So we have this crazy freedom to deal with. Making mistakes doesn’t take that freedom away, and we have to act in freedom (because that’s our reality) even if we can’t control outcomes. Make no mistake – this freedom does not mean that we get the circumstances we want. But whatever our situation we have choices to make about how we will live freely in this particular moment.

This grace gets even more intriguing when we realize that it’s us that’s making these choices. We can only be one traveler, as Robert Frost points out. The exercise of our freedom is a life of discernment in which we find that every time we say “yes” to one thing we say “no” to something else. We can go one way or the other. The road of our lives sometimes splits into two and we, in the freedom of the grace we have been given from God in Christ, are given the gift of choice.

This marks the first of my last four Monday Morning Meditations. For those of you who are not members of Trinity United Presbyterian Church, the news that I have come to two roads diverging in a yellow wood may be unexpected. I hope that I have been seeking God’s leading my whole life, but I certainly have with the topsy-turvy nature of my last year. The Shepherd has made it clear that I am being led to other pastures to feed, and so I have submitted my resignation to Trinity. My last Sunday will be October 28.

Robert Frost ends his poem by saying “I shall be telling this with a sigh/Somewhere ages and ages hence.” I am already sighing, because saying yes to the leading of God means saying no to serving the congregation at Trinity, the congregation I love and who loves me so much more than I deserve. But in Deuteronomy 30, while God gives the people a choice between life and death, God so clearly wants them to choose life. Life is where God is leading me.

Life is where God is leading all of us. Even in the midst of our most awful experiences, when we can’t see life in front of us or feel the surround of grace, God is calling us into the freedom that is life. And that life – that grace – calls us to choices. We can’t live passively if we know grace. If we know grace, we find ourselves in gratitude and can’t help but respond. It’s one path or another, but because of grace, they can both be paths that are choices for life.

Blessings to you all,


Tuesday Morning Meditation – 2 October 2012 – Emotions and Time

•October 2, 2012 • 4 Comments

Isn’t it interesting that we can have emotions coming every which way, swirling around in us all at the same time?

It seems we’re never just one thing, unless a particular emotion is so intense that it’s taking us over for a while. Sharp grief can do this, as can overwhelming delight or the anger of a good fierce fury. And even then, it’s not so much that they take us over as that they fill us up, and it’s hard to see past that emotion and notice that there are other things we’re feeling too.

It must be so hard, for instance, to send your child off to college. I imagine I would be sad: I’m sad each time my nephews and nieces leave after a visit. On the other hand, how fun it is to see the kids we love learning and growing and thriving. Maybe we’re watching a younger person we know struggle like crazy through pain and suffering while also seeing their success and strength at doing so.

We can feel the grief inside our bodies of a lost loved one and also laugh at a good joke. We can be worried about our diagnosis and the upcoming treatments and have a blast getting all the news around town from our best friend. We can be discouraged, thoroughly discouraged and at the same time know that we have hope and that there is hope.

Sometimes I don’t understand how this is possible. Yes, sometimes we let our emotions run away with us, we let them take over. Sometimes we have to, and St. Augustine even suggested that this is appropriate. For instance, if our mother or another loved one dies, we grieve. And we grieve 24/7 for at least a little while. But generally, that grief – or anger, or delight, or love – lives alongside of other stuff in us. In one sense, we don’t experience emotions as though we’re bound by time. We don’t have first one, and then another after the first one’s done, and so on.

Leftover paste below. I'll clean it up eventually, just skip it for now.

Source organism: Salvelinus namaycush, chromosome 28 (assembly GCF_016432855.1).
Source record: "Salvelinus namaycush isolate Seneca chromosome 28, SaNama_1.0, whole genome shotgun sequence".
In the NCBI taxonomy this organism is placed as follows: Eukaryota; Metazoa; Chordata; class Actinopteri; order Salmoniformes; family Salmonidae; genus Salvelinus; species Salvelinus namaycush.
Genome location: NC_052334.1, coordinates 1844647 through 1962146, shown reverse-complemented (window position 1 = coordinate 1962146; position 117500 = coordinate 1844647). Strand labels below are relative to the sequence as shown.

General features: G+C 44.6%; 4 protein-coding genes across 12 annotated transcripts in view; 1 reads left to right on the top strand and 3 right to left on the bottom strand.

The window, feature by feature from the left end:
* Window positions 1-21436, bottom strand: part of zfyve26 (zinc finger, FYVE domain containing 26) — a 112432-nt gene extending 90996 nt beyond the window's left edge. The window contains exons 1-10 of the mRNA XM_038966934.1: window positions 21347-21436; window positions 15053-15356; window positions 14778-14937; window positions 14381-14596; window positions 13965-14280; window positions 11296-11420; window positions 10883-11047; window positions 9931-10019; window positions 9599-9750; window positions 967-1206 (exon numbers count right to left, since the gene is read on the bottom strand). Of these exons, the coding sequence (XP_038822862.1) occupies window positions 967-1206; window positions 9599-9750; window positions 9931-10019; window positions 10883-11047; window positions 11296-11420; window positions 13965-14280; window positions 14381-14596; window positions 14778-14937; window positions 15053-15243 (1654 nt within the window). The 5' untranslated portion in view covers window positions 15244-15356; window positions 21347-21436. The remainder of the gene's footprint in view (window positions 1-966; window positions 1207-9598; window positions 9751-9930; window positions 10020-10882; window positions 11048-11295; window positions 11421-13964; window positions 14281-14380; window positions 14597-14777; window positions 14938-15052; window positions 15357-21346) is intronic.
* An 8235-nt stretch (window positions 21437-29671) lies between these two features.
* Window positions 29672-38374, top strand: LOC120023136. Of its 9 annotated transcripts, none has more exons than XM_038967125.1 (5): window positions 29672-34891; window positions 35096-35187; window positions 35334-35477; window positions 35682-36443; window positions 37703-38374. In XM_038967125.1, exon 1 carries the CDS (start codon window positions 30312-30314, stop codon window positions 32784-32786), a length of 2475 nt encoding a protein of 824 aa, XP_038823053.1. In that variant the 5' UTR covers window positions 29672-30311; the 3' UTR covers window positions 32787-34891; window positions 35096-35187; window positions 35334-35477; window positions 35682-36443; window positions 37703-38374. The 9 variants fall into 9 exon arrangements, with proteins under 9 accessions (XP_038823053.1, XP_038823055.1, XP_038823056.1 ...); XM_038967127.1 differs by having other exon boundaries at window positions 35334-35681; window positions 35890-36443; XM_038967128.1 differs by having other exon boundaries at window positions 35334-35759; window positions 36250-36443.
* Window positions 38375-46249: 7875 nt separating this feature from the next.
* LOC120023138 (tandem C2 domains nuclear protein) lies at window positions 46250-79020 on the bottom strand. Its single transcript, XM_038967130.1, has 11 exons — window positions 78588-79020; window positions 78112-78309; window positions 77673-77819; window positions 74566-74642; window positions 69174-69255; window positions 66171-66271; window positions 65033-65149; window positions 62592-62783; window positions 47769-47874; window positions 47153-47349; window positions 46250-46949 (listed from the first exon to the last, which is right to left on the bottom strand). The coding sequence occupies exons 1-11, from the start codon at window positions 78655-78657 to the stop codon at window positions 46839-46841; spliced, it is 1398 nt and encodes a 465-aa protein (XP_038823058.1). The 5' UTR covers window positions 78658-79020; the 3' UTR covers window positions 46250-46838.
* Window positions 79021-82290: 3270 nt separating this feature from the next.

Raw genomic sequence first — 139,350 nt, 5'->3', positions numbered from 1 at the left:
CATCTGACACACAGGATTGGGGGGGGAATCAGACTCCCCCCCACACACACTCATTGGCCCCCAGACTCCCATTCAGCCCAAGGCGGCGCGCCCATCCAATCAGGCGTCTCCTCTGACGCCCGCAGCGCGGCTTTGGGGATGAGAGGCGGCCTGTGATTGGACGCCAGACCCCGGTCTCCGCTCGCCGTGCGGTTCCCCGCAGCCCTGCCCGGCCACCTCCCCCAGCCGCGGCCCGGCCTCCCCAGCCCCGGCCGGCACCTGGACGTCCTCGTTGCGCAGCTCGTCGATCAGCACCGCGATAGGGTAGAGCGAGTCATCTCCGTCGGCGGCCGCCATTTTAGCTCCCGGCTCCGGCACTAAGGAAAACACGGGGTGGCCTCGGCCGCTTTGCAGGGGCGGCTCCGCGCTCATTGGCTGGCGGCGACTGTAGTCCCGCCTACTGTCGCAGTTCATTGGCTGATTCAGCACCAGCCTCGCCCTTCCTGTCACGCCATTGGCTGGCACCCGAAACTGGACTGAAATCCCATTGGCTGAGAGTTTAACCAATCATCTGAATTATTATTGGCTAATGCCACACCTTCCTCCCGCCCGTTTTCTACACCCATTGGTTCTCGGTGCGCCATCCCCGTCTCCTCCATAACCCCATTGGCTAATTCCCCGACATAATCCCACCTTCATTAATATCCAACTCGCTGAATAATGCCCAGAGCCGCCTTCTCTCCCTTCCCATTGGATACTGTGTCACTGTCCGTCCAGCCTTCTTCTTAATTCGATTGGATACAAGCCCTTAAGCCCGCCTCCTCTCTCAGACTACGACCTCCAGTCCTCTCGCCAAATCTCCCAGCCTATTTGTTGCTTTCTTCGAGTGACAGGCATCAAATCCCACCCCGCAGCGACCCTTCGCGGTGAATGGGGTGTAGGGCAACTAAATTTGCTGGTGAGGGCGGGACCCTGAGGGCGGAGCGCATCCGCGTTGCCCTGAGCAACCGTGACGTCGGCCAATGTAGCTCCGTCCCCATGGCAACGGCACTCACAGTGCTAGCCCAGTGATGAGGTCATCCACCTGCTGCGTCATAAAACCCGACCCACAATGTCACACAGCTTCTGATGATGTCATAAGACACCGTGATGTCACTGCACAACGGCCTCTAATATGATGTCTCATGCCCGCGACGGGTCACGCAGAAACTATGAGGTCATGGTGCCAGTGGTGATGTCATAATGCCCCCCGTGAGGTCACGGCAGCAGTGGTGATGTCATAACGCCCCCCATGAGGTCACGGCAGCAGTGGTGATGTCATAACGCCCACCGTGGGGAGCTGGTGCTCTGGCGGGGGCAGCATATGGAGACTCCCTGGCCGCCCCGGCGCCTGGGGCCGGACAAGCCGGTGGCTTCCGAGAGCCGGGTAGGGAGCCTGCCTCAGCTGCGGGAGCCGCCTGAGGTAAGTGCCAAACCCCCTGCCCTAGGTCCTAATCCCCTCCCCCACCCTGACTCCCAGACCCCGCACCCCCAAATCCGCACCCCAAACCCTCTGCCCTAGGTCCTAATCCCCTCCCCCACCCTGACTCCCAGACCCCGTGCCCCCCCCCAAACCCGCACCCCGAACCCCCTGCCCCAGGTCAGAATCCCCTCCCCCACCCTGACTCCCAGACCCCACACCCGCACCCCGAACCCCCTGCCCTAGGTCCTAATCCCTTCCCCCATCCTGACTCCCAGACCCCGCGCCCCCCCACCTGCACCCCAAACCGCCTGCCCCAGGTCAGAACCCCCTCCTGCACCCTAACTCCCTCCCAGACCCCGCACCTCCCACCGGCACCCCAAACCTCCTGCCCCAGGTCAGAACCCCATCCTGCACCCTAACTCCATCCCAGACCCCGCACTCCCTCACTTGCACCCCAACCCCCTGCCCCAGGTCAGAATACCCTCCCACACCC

And I’m curious about what this tells us about being human. We are God’s beloved creatures, so how do we make sense out of all this?

I’m not sure we do, and I’m fairly certain we can’t. But we human beings seem to have been created to experience the fullness of life and all that comes with it: sadness, joy, sorrow, regret, pleasure, healthy pride, delight, gratification, anger, you name it. We experience this as God’s creatures, not separate from God. And so maybe what does make sense is that our life of feeling and expression is not time-bound, that all this experience can exist in the same person because God is always surrounding us and with us, somehow.

In Ecclesiastes 3 we read:

He has made everything suitable for its time; moreover he has put a sense of past and future into their minds, yet they cannot find out what God has done from the beginning to the end. I know that there is nothing better for them than to be happy and enjoy themselves as long as they live; moreover, it is God’s gift that all should eat and drink and take pleasure in all their toil. I know that whatever God does endures forever; nothing can be added to it, nor anything taken from it; God has done this, so that all should stand in awe before him. That which is, already has been; that which is to be, already is; and God seeks out what has gone by.

God seeks out what has gone by.

Nothing in our lives is wasted or lost. We may think we have filled time with nothing and thus misused it, or that the days or weeks or years we have spent in sorrow made us lose out on living. But God seeks out what has gone by, while that which is already has been and that which is to be already is, right now. Our emotions spark and settle, and we experience the fullness of life that God has called us to.

This is what we mean by infinite: with God there is no beginning or end. We are who we are, and bound to God by God’s own love and grace, we can be a swirl of emotions and God will seek out what we think has gone by.

Blessings to you all,